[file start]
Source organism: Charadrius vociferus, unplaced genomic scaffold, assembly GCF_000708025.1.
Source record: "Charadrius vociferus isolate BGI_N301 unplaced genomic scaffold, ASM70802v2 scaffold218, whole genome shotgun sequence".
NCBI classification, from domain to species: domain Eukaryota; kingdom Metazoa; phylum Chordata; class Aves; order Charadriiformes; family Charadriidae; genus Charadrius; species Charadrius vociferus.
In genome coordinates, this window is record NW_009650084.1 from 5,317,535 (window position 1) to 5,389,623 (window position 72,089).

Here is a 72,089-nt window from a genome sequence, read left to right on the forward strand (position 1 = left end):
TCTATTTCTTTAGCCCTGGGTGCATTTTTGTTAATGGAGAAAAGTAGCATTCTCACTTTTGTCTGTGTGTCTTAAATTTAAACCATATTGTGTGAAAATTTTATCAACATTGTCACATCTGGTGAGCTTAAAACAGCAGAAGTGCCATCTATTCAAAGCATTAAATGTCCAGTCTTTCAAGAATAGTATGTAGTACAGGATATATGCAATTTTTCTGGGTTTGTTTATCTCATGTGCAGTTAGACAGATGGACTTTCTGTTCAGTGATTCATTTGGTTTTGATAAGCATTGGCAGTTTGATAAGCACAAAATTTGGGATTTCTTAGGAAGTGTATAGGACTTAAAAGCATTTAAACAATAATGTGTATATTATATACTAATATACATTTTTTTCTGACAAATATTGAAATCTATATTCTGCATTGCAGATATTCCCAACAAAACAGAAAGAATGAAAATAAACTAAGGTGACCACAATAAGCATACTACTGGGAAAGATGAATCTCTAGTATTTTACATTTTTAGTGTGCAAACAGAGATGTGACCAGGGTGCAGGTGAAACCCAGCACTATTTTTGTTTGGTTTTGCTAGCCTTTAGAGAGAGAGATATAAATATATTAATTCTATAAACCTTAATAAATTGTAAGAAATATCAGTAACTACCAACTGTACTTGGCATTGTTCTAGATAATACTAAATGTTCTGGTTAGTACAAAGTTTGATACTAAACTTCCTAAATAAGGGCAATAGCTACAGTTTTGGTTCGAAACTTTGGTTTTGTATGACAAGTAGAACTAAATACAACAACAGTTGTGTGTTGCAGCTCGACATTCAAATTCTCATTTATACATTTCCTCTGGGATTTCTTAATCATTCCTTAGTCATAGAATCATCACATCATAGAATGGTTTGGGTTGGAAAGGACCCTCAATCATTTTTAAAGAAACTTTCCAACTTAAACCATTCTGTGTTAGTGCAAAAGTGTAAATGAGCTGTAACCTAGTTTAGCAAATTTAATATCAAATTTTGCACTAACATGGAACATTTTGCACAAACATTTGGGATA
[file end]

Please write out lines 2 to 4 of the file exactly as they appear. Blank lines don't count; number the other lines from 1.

Source record: "Charadrius vociferus isolate BGI_N301 unplaced genomic scaffold, ASM70802v2 scaffold218, whole genome shotgun sequence".
NCBI classification, from domain to species: domain Eukaryota; kingdom Metazoa; phylum Chordata; class Aves; order Charadriiformes; family Charadriidae; genus Charadrius; species Charadrius vociferus.
In genome coordinates, this window is record NW_009650084.1 from 5,317,535 (window position 1) to 5,389,623 (window position 72,089).